In the media
NYPD editing articles regarding allegations of police brutality and misconduct
NYPD editing articles regarding allegations of police brutality and misconduct
Replacing last week's announcement of the Wikimedia Foundation's lawsuit against the National Security Agency (see Signpost coverage) as the ubiquitous Wikipedia news story is a report from Capital New York about Wikipedia editing from the New York City Police Department (NYPD). On March 13, Kelly Weill of Capital New York revealed that numerous Wikipedia edits originated from 1 Police Plaza, the headquarters of the NYPD. In an interview, Weill said that she and a friend used a Python script (now also available on GitHub) to search the 15 to 16 thousand IP addresses assigned to the NYPD, identifying 85 different IP addresses which have been used to make edits to Wikipedia articles. A 27-page document in Google Docs lists all Wikipedia edits from those addresses as of January 11.
Many of the edits were innocuous edits to pop culture articles, including pages for The Nanny, ice cream soda, Stone Cold Steve Austin, and Who Moved My Cheese?. Some of the edits were vandalism, such as this example of homophobic vandalism. Vice highlighted (March 14) some vandalism that inserted the name of a police officer in articles for Sailor Moon and Four Loko, attacked Susan Sarandon, and added a claim about the Fourth Circle in the Divine Comedy: "Brooklyn South Narcotics of the NYPD is an offshoot of this circle of Hell."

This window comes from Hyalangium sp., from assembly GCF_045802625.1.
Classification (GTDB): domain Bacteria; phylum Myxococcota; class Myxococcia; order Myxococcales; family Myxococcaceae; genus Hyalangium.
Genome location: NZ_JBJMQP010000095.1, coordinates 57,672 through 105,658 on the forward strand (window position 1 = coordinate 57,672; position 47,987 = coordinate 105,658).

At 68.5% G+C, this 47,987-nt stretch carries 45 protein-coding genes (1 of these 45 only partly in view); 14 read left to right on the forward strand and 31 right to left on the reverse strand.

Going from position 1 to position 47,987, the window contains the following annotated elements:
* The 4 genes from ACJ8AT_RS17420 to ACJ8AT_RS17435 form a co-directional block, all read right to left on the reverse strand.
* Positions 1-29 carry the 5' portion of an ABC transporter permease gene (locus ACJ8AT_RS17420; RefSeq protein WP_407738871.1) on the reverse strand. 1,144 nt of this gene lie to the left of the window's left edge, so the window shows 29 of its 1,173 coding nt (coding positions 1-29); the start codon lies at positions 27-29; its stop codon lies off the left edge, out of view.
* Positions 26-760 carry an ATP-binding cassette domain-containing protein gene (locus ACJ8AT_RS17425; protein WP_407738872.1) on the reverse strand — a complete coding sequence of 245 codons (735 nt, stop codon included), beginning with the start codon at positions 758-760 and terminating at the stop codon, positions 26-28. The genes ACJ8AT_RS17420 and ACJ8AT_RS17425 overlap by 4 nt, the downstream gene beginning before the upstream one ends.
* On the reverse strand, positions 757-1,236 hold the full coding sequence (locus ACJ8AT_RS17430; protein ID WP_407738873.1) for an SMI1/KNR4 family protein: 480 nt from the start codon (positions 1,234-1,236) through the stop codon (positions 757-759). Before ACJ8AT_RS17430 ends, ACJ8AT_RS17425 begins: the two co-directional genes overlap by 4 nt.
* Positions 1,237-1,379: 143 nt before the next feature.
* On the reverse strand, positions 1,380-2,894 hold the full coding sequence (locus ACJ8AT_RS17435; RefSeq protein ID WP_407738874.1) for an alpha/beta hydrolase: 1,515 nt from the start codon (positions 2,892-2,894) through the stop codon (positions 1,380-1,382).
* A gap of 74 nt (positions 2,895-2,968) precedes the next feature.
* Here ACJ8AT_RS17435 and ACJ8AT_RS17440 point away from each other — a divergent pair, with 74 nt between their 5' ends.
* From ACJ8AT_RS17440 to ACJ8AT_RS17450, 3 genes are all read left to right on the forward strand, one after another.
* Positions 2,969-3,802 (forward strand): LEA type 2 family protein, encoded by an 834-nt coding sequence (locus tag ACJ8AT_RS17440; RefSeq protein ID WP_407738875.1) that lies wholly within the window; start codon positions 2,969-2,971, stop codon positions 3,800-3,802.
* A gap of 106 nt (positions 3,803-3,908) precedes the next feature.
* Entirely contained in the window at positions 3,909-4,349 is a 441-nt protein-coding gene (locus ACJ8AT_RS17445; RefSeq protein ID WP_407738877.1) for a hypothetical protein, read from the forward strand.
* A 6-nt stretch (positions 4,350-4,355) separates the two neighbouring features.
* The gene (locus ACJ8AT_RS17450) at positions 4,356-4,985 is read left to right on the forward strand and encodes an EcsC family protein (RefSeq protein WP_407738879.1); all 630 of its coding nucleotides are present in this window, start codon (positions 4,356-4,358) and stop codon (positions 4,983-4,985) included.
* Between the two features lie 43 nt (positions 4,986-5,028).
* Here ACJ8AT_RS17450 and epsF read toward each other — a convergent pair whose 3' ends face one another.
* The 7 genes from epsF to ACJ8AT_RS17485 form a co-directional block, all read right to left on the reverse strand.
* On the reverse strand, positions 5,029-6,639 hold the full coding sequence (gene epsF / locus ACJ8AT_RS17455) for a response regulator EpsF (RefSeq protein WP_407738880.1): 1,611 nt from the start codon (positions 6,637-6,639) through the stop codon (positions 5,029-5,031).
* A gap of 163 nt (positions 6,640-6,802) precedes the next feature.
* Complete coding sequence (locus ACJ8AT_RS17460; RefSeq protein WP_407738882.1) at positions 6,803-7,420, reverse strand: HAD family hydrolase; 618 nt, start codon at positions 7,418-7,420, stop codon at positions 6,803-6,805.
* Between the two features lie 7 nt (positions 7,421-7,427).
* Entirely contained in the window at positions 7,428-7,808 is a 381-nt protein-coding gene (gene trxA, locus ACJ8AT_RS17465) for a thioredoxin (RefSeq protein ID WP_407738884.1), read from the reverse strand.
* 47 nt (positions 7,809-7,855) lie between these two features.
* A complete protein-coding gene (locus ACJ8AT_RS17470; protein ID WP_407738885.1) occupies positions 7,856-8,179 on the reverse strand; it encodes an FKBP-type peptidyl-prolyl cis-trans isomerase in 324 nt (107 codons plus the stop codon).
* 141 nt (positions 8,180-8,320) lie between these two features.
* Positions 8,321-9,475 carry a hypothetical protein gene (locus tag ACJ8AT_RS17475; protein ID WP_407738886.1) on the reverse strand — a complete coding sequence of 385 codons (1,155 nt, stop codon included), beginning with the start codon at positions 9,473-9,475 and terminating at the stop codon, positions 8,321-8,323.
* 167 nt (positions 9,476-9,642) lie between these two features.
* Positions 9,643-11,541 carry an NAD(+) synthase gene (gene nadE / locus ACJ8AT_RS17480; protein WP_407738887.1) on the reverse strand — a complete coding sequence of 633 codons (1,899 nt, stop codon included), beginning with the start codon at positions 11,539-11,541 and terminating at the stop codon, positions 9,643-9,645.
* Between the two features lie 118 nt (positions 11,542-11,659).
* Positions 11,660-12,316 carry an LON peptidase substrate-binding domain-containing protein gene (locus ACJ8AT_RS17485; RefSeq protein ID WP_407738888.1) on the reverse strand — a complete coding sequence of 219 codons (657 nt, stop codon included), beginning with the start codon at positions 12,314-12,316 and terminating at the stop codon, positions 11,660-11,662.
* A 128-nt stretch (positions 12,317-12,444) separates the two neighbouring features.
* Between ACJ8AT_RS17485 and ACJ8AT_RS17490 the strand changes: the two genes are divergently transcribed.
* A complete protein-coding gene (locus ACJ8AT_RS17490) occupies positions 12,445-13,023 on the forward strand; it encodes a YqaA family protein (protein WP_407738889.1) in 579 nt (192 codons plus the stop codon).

By far, most of the attention has focused on a number of NYPD edits to articles about incidents of alleged police brutality and controversial police practices.
- On December 3, 2014, an NYPD IP address made a series of edits to the article Death of Eric Garner. Capital New York noted these edits occurred only hours after a grand jury decision not to indict NYPD officer Daniel Pantaleo for Garner's death. The edits appear to minimize the conduct of the officers while highlighting Garner's alleged menace. The IP editor changed "Garner raised both his arms in the air" to "Garner flailed his arms about as he spoke", "push Garner's face into the sidewalk" to "push Garner's head down into the sidewalk", and "Use of the chokehold has been prohibited" to "Use of the chokehold is legal, but has been prohibited." The editor also added the sentence "Garner, who was considerably larger than any of the officers, continued to struggle with them" and replaced the word "chokehold", once with the phrase "chokehold or headlock" and once with "respiratory distress".